For the first time since 2007, Manatee County doesn’t have a district champion.
A run of seven consecutive district titles for Manatee, dating back to 2009, officially came to an end Friday just as Venice ensured neither Braden River nor Palmetto, which won a district title in 2008, could steal the Class 7A-District 11 title away on the final day of the district season.
There are still three Florida High School Athletic Association playoff teams from the county, but all three will begin their quest for a state championship on the road after late-season hiccups cost them a chance to win their districts.
For the Hurricanes, the loss to Sarasota Riverview in early October that did them in. For the Pirates, a loss to the Indians in Venice two weeks ago was the cause. And for Southeast, the postseason wasn’t within their grasp until the final quarter of the Class 5A-District 11 season.
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“They responded as well as I could’ve hoped,” said Seminoles head coach Rashad West, who is in his first year back with his alma mater. “I don’t know if I could’ve even expected the response.”
The Noles lost their chance at a Class 5A-11 championship with a loss to Wauchula Hardee, then saw their chances fade through most of Friday’s game. Sarasota Booker led until Southeast’s touchdown and game-tying two-point conversion with 9:12 remaining. Even after the Seminoles tied the game, the Noles needed a blocked punt to set up the game-winning touchdown in a 28-21 win.
The Noles are also the only county playoff team that doesn’t know its destination for the first round of the playoffs. Fort Myers Dunbar, Naples Lely and Immokalee will play a three-team tiebreaker Monday in Fort Myers to determine the Class 5A-District 12 champion.
“The last thing we talked to our kids about was trying to help these seniors, giving them an extra game or two,” West said. “Just giving them an extra life.”
Braden River and the Canes were the area’s only defending district champions. The Pirates were always more of a longshot — the Indians are a state-title contender and Braden River faced them on the road — and must travel to Naples to play Gulf Coast in the first round of the playoffs in two weeks.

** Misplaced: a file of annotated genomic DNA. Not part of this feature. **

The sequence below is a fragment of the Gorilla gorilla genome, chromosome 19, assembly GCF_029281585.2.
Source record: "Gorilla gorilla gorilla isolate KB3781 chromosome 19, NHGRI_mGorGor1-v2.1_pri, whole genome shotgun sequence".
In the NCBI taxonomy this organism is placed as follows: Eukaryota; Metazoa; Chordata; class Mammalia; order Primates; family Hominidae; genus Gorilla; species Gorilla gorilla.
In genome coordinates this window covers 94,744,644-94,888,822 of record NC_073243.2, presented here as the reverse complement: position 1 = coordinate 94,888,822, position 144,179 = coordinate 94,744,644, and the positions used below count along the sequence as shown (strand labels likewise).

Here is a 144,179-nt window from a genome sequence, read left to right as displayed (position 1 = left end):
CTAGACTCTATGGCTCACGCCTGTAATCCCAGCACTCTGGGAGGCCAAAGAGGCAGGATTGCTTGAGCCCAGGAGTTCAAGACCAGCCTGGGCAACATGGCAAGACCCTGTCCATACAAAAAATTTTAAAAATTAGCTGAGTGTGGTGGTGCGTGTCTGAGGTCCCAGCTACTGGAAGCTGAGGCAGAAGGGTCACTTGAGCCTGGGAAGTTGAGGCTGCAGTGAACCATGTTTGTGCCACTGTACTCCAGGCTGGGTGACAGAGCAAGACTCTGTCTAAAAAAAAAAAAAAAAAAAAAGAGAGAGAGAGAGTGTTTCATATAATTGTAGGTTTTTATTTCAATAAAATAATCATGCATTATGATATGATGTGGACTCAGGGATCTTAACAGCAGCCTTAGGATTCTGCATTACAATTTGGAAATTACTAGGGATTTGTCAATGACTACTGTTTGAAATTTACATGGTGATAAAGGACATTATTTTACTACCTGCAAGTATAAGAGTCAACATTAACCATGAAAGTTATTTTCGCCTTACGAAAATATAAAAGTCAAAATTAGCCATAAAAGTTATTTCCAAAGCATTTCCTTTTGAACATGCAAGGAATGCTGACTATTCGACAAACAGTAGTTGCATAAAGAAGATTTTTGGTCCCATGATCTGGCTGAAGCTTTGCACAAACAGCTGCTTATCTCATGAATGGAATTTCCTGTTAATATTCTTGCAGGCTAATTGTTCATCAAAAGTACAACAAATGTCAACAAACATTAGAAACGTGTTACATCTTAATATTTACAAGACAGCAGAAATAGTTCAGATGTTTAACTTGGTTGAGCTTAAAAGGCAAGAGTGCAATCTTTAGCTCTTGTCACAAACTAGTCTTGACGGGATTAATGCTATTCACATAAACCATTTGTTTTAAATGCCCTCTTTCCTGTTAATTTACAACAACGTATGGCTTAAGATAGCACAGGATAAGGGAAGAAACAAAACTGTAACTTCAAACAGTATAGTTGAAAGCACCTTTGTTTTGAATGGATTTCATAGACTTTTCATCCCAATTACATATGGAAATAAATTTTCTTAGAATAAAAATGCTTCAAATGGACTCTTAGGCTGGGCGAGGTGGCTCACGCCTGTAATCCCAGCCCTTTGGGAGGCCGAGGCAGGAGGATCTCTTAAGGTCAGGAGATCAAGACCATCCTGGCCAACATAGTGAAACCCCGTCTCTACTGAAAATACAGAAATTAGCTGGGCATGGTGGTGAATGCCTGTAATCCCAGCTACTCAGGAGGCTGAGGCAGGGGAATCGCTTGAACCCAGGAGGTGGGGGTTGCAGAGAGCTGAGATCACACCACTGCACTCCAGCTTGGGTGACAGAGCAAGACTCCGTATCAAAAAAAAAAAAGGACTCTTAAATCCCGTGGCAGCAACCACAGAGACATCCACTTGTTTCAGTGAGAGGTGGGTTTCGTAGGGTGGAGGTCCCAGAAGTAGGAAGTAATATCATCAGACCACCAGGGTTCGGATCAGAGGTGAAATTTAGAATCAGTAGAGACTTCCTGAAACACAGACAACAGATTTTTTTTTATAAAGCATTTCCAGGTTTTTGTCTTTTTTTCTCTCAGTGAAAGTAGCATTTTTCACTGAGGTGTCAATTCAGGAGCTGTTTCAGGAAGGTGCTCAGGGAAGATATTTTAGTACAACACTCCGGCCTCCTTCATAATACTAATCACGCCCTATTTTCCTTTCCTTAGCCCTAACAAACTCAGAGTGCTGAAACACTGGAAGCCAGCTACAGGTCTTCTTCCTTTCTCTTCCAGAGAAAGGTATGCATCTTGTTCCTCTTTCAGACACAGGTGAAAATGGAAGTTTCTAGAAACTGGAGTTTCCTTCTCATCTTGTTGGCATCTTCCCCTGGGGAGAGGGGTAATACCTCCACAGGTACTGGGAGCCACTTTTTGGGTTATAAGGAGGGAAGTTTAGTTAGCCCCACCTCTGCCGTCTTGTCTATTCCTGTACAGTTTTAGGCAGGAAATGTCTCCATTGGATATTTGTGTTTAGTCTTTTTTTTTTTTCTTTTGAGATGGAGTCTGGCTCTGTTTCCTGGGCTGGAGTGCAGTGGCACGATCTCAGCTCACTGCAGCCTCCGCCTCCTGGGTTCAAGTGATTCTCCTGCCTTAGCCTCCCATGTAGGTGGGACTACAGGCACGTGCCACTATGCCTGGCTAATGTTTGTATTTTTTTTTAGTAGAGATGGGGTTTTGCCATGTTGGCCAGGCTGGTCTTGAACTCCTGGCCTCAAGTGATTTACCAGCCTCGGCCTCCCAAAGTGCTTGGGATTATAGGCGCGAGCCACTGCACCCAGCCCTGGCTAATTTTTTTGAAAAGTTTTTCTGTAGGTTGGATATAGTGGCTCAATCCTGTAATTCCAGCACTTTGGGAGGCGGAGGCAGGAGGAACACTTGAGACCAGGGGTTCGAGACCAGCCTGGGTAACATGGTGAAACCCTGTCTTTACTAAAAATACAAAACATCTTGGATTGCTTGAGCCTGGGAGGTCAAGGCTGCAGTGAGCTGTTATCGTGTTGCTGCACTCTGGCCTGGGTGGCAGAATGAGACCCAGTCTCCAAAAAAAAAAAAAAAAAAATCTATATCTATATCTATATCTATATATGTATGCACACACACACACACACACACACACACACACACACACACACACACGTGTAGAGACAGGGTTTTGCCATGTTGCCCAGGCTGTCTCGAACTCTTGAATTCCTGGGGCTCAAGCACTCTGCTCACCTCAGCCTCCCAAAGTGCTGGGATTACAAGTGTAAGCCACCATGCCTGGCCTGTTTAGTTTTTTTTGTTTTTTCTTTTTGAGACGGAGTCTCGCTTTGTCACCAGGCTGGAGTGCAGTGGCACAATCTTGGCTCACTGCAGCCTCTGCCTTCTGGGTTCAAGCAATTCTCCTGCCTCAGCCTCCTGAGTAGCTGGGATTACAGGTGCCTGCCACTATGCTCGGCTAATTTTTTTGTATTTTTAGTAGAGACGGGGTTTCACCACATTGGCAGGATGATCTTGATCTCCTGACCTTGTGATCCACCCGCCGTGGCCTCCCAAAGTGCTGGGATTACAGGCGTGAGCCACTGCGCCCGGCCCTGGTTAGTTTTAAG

The Hurricanes, however, were the overwhelming favorite in Class 8A-District 6. But on Oct. 15, Riverview staged one of the biggest upsets of the season to end the Canes’ stranglehold on Class 8A-6. The Rams led Manatee wire-to-wire in Bradenton, putting the Hurricanes on their heels for the first time in almost a decade.
“Coming back on Monday was pretty rough. The kids were really disappointed. I think all of us were really disappointed,” Booth said. “We didn’t play very good.”
The loss was the Canes’ first in a district game since 2009, when Joe Kinnan was coaching Manatee and the seniors on this year’s Hurricanes team were in elementary school. Booth said the Canes haven’t carried themselves any differently since the loss, but there was a sense of complacency prior to the upset.
Offensively, at least, two of Manatee’s best performances have come since the loss to Riverview, thanks in part to quarterback A.J. Colagiovanni’s returning health.
The senior broke his foot during the offseason and wasn’t at full speed until the season’s midpoint. Two weeks ago in Riverview, he threw for 185 yards and five touchdowns and ran for 58 yards. On Friday in Lithia, Colagiovanni threw for five touchdowns and 377 yards to beat Newsome, 63-41.
A trip to Orlando to face Dr. Phillips, which knocked the Hurricanes out in the region semifinal last year, will be another challenge. Offensively, the Canes have the weapons to potentially spark an upset.
“Our attitudes had gotten a lot better and our desire to work harder had gotten better,” Booth said. “It was a good lesson learned for us.”